Are Governments a brake on emerging mobile societal advancements? Yes in Brazil

August 27, 2009

in general

One night in Manaus I was sitting in a nice fish restaurant (local fish is fantastic) and talking to Nokia locals about the Brazilian market. I wanted to know the usual things, share of market, how things break down, retail etc. One thing really struck me. The government in Brazil taxes mobile at a 50% tax rate. That’s minutes, SMS etc. I kept hearing that broadband rates are the most expensive in the world for a lousy speed. Plus there are import duties on phones. I was told I could sell my iPhone no trouble at a big profit (I just lacked the time to do it.).

If mobiles are driving an economic miracle in third world countries then why (other than risk of loss of revenue) would the government want to tax mobiles and thus economic progress at this rate? If I’ve learned anything by looking at India and Africa lower the rates on SMS and you get a hockey stick effect. Brazil effectively has a tax on economic innovation. That needs to change.

Let’s start at the top. These are general facts I gleaned from the conversation. They may be approximate. Brazil has a population of 200 million. Of which there are 155 million subscribers. (many have multiple SIMs). The market is staturated (80%+ replacement) with low end mobile phones. The projects before the economic meltdown were for a market of 50 millionĀ  cellphones this year. Thus this is a big and important market. It’s also fragmented. While Nokia is the leader it is by no means dominant with LG and Samsung also now active. Motorola and SonyErikson aren’t really in the play at the moment. The carrier end is also fragmented. I saw this all the time as my network swapped from one to another walking around Manaus. I understood there were also four main carriers.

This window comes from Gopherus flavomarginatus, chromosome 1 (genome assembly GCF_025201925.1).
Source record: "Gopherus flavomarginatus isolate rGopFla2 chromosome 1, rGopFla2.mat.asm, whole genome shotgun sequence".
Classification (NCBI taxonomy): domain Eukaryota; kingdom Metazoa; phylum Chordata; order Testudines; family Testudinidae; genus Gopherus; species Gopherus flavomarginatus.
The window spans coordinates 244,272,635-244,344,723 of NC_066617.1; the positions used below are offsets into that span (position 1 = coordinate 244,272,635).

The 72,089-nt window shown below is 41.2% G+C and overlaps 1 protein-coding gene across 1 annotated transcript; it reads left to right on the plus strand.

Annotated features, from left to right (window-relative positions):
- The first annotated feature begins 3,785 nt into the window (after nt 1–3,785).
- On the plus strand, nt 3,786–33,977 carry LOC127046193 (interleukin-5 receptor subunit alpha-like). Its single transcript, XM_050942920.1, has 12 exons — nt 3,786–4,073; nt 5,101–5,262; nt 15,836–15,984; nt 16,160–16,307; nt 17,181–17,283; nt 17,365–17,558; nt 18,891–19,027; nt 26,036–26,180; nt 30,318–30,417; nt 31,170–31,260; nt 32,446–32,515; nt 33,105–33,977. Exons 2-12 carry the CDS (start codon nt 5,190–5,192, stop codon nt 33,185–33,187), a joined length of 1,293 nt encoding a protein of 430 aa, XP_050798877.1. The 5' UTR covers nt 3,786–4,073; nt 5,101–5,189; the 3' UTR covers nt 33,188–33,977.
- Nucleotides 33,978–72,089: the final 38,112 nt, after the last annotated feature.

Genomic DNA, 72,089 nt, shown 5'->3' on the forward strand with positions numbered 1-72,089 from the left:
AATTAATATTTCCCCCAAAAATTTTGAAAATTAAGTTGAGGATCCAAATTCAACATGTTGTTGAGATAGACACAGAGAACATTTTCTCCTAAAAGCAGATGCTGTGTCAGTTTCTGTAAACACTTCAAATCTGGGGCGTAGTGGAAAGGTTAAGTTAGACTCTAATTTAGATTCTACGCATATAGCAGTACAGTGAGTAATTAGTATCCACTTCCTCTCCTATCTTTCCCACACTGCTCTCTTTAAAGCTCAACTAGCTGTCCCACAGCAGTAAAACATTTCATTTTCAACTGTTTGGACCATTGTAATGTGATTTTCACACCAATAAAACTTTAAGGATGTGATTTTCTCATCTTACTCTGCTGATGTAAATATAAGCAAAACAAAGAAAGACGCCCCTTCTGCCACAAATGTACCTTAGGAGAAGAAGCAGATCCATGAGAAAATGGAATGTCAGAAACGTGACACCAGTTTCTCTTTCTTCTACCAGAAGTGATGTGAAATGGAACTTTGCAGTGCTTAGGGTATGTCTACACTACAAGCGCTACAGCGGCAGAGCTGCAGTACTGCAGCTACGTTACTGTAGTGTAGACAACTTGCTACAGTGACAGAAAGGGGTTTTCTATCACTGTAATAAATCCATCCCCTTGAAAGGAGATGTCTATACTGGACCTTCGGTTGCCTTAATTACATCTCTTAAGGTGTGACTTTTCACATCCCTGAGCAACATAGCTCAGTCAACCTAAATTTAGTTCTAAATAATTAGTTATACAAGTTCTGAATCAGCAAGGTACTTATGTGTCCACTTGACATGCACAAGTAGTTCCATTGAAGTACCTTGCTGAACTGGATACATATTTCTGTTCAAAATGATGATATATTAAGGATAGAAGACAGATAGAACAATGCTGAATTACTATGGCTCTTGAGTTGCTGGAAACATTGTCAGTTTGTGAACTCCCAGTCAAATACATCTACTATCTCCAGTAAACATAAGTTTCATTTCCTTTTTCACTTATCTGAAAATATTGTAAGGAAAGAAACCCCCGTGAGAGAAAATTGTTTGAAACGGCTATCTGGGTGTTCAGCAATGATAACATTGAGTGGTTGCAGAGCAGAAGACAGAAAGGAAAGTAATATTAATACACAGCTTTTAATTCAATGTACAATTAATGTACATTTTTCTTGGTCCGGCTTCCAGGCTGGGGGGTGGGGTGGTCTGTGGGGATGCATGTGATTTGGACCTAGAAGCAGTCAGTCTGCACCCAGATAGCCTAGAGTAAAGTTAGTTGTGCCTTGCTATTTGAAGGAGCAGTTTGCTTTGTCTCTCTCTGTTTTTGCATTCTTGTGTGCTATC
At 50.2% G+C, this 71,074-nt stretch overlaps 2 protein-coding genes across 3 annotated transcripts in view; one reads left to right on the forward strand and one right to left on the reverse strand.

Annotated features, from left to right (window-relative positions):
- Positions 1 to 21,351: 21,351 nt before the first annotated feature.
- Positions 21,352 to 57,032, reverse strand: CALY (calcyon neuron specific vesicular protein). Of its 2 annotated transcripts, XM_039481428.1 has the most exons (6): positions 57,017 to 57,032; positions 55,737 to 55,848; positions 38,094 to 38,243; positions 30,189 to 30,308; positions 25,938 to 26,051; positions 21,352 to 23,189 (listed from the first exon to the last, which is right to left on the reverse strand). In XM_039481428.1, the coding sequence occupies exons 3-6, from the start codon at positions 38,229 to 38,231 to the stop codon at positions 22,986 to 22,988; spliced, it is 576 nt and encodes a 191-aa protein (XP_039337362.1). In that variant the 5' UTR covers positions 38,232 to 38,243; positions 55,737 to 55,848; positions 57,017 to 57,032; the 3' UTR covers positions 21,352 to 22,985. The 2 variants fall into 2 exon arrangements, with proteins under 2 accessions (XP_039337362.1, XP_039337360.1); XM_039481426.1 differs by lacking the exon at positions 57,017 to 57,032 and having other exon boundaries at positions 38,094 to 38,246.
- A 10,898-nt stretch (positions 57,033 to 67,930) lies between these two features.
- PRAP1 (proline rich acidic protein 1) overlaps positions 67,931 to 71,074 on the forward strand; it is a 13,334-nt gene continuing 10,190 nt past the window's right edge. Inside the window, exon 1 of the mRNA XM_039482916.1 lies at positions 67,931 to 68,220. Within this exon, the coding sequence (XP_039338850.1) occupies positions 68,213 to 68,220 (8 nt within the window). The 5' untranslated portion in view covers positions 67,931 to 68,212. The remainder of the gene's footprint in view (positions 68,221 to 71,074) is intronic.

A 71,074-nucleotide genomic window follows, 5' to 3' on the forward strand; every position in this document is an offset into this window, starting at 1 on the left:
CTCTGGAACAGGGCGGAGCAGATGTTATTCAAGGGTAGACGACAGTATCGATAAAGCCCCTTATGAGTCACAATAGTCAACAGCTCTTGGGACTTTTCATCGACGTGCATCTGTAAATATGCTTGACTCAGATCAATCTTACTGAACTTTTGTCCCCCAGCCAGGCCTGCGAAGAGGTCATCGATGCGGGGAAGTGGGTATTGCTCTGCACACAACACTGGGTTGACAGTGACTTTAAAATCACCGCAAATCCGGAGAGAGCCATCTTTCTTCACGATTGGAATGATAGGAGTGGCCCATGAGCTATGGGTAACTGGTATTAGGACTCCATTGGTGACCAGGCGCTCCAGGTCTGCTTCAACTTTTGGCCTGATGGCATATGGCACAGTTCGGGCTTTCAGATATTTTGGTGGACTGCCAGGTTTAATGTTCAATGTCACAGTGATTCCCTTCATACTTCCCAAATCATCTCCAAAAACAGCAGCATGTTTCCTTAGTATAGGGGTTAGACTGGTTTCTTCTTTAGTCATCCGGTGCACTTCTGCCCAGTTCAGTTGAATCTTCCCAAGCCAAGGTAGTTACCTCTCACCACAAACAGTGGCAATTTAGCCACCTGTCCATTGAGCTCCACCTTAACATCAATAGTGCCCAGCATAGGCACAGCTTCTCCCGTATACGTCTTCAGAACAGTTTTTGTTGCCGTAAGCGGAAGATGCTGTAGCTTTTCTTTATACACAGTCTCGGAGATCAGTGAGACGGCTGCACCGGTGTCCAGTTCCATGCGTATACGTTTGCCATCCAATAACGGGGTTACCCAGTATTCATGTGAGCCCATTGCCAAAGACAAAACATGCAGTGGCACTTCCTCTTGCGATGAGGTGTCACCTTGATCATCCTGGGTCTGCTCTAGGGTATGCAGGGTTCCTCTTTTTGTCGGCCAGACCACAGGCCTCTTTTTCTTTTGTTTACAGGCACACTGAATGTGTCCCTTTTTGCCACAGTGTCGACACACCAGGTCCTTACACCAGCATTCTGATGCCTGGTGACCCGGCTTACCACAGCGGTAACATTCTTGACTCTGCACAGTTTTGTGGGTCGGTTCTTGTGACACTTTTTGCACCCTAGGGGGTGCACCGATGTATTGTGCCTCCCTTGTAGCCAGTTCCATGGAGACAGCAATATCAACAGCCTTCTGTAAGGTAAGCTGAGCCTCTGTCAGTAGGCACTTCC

I heard of “free calling on weekends” and many have bought a second SIM card to use such services. There are no dual-sim cards or China phones in Brazil currently. It is predominatly prepaid. I still don’t understand why a dual-sim phone is hard. SMS rates are excessive for an emerging market. Given import duties and data rates smart phones are a very small limited market. Others start carrying two phones etc. This makes no sense to me. Those that can afford smartphones usually import them from overseas. As a result of this fragmentation I didn’t see hoardings /signage everywhere. This may have just been Manaus rather than Brazil. The competition doesn’t have the intensity that exists in India. The second hand market apparently didn’t really exist either.

Radical changes appear to be hampered by the government. The opportunity to empower the people with a real-time future will be missed here and in many other countries if the “low end” is overtaxed. Effectively a 50% tax rate on the poor on anything won’t work. When telephony was for the rich only it may have been sustainable. No longer. I’ve never seen many comparisons of “tax rates” across countries as they apply to mobile. I’d be interested in some feedback. The tax brackets and structure also leave the carriers with little incentive to change.

Perhaps we need a “mobility favorability index”?

I also kept asking about the “Middle Class”. It is the growing middle that is fueling India’s growth. Brazil by contrast still appears to be a country of rich and poor (although I never saw poor like I’ve seen it in India). Even trying to ascertain jobs and where the growth comes from it was difficult to see or understand from which economic direction a middle class would emerge. While Manaus was in an economic zone created by the govenment it is also still limited by location (an effective island) and a population of 2 million.

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